Five global organisations come together to create unified sustainability reporting standards

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Five global organisations, whose frameworks, standards and platforms guide the majority of sustainability and integrated reporting, have announced a shared vision of what is needed for progress towards comprehensive corporate reporting.

Transparent measurement and disclosure of sustainability performance is now considered to be a fundamental part of effective business management, and essential for preserving trust in business as a force for good.

Yet, the complexity surrounding sustainability disclosure has made it difficult to develop the
comprehensive solution for corporate reporting that is urgently needed.

In response to this, five framework- and standard-setting institutions, CDP, the Climate Disclosure Standards Board (CDSB), the Global Reporting Initiative (GRI), the International Integrated Reporting Council (IIRC) and the Sustainability Accounting Standards Board (SASB), have co-published a shared vision of the elements necessary for more comprehensive corporate reporting.

Charles Tilley, CEO of the IIRC, commented on the announcement: “This year we have witnessed businesses around the world having to pivot their business models overnight, to prioritise the health and safety of their employees and customers above the immediate financial success of the business.

“The connectivity between sustainability-related factors and immediate financial-viability is clearer than ever before.

“It is why we are committed to working with our partners to drive a holistic system for reporting across the value chain.

“We know that businesses globally are already using a mixture of our frameworks and standards to provide stakeholders with robust, effective information to drive better decision-making and capital allocation via their integrated report.

“This document provides further clarity on how to do this effectively.”

The organisations also intend to drive towards this goal by working with key actors, including IOSCO and the IFRS, the European Commission, and the World Economic Forum’s International Business Council.

Eric Hespenheide, Chair of the GRI Board, commented: “We are pleased to
be collaborating with our peers in the sustainability frameworks and standard setting
community, and see this joint statement as a powerful interim step.

“As GRI, we believe strongly in a vision of a single, coherent global set of reporting standards, and will be working with others to achieve this outcome.

“We look forward to continuing to work together with all interested organisations in achieving greater transparency through disclosure in the weeks and months to come.”

Users of sustainability disclosures have many various needs, which sustainability disclosure
standards are designed to facilitate.

In addition to understanding the impacts on society and the environment associated with an organisation’s activities, many users need to understand how these issues affect the organisation’s financial performance and long-term enterprise value creation.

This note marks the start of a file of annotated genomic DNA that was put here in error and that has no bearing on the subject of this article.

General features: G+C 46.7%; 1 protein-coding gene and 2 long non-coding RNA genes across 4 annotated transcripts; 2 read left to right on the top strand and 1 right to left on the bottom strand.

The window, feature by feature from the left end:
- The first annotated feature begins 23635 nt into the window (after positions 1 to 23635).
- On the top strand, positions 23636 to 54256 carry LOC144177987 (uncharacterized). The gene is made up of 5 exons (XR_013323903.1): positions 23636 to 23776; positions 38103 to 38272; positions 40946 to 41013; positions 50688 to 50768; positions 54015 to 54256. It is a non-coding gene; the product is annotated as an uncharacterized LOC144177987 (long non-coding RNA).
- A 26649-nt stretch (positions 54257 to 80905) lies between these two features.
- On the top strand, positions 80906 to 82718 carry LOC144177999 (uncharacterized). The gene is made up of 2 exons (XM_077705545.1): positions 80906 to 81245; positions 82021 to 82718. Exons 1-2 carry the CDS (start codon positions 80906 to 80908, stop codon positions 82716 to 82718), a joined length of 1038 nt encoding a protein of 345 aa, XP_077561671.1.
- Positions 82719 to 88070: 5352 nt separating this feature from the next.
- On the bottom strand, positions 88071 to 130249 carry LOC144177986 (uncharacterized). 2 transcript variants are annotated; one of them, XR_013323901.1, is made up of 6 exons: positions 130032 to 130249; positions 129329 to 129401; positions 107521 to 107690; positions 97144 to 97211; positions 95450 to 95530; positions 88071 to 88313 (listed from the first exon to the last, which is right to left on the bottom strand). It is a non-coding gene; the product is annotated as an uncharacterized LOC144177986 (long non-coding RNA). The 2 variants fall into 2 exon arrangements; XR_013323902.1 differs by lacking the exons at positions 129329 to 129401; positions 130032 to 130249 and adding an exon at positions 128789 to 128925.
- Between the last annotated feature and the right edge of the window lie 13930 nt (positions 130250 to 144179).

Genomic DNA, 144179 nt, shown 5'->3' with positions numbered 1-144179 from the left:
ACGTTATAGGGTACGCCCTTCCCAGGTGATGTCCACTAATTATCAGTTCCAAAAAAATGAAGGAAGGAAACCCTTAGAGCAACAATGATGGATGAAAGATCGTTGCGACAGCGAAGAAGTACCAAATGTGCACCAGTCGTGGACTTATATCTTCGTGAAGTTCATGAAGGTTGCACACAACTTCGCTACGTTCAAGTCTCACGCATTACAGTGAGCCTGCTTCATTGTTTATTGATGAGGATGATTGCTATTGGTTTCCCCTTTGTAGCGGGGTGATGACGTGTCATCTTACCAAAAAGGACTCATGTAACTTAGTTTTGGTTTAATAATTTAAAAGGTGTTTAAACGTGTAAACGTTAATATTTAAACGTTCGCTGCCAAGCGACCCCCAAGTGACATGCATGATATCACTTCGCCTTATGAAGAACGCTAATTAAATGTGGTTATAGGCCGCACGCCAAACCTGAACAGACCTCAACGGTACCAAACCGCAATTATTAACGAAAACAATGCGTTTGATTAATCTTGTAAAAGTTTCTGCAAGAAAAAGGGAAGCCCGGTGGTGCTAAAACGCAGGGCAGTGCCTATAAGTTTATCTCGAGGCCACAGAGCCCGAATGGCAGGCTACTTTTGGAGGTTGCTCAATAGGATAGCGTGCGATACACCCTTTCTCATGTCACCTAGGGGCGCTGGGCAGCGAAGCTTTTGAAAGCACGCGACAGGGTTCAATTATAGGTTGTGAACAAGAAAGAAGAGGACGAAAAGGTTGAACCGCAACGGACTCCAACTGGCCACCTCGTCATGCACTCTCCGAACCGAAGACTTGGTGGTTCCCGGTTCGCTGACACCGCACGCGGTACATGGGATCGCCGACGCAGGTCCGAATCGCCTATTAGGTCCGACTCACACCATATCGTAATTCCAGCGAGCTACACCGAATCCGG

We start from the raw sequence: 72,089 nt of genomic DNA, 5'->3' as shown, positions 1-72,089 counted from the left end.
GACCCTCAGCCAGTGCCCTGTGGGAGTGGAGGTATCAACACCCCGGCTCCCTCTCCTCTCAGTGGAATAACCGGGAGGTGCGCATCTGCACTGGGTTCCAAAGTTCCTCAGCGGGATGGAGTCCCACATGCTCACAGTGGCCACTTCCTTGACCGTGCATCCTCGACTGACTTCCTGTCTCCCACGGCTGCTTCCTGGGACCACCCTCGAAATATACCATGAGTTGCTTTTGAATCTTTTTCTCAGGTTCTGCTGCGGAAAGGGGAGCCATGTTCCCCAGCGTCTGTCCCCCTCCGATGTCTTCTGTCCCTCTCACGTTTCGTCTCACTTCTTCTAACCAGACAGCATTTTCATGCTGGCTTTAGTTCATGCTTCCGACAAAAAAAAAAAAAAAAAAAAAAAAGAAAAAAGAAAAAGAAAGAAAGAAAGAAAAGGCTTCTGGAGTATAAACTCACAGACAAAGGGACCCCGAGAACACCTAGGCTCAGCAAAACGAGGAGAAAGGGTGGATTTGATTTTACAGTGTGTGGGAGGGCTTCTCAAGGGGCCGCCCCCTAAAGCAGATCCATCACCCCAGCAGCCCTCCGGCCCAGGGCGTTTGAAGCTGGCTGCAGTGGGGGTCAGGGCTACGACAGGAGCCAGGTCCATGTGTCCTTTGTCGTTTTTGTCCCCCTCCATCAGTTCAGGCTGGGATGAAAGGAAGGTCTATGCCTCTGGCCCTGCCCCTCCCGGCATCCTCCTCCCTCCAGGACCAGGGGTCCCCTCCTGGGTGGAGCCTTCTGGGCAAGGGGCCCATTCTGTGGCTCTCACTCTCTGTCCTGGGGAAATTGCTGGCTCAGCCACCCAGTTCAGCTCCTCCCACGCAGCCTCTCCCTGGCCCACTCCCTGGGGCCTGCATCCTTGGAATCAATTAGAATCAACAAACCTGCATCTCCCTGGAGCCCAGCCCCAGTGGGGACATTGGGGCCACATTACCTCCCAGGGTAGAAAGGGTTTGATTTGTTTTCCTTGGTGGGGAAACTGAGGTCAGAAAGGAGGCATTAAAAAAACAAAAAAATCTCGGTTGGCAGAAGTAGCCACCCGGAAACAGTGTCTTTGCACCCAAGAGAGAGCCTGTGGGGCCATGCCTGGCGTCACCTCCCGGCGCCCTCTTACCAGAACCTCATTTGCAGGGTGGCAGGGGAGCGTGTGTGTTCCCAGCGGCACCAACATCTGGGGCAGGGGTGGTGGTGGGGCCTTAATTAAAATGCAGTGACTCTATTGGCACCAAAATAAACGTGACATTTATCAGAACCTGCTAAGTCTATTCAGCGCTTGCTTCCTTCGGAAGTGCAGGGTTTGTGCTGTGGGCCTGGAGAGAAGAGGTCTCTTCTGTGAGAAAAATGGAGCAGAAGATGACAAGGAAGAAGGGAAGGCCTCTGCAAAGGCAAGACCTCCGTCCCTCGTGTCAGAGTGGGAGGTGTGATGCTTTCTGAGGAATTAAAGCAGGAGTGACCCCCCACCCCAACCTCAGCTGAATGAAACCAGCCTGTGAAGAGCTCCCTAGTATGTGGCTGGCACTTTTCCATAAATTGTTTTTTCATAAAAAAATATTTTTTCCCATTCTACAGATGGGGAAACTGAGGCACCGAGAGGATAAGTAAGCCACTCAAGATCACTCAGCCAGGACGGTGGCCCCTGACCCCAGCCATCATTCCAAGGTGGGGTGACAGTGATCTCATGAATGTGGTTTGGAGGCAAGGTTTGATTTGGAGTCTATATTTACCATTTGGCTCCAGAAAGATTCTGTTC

Acknowledging the importance of structured information to enable comparison, the participating organisations emphasise the importance of data being structured around agreed taxonomies and being democratised via a public data platform.

Paul Simpson, CEO of CDP, commented: “We are delighted to work with these peer
organisations to develop this statement.

“Over the past 20 years at CDP, we have seen environmental disclosure move from being almost non-existent to fully mainstream.

“The 8,400 companies, representing over 50% of global market capitalisation, who disclosed through our platform last year demonstrate this and provide a structured data set to the market.

“With the world’s largest corporate environmental disclosure repository, CDP is uniquely placed to showcase which data points align with which standards and taxonomies, and to continue to help companies, cities, states and regions to measure their environmental
risks, opportunities and progress.”

The joint statement from this group shows a commitment to engage with all stakeholders to achieve the globally accepted comprehensive corporate reporting system that is urgently
needed.

Through the various initiatives and calls for action from many players, including
policy makers, there is a groundswell of support for a system change.

Mardi Mcbrien, Managing Director of CDSB, added: “The CDSB Framework is industry agnostic and designed to facilitate effective disclosure of a company’s natural capital, environmental and climate-related risks and opportunities, so it supports and enhances the work being done elsewhere.

“This is more than just a statement of intent to work together, it is a natural next step as we look to form a complete picture of how these standards might complement Financial GAAP – integrating with the TCFD.

“We are looking forward to developing this picture further in the near future to meet the growing demands of investors, governments and consumers globally.”

The joint statement calls for feedback on the ideas expressed in the paper; for engagement
with the standard-setters on all parts of the reporting eco-system to increase buy-in and
urgent action for change, and for active support and help to achieve and evolve the vision
that is set out.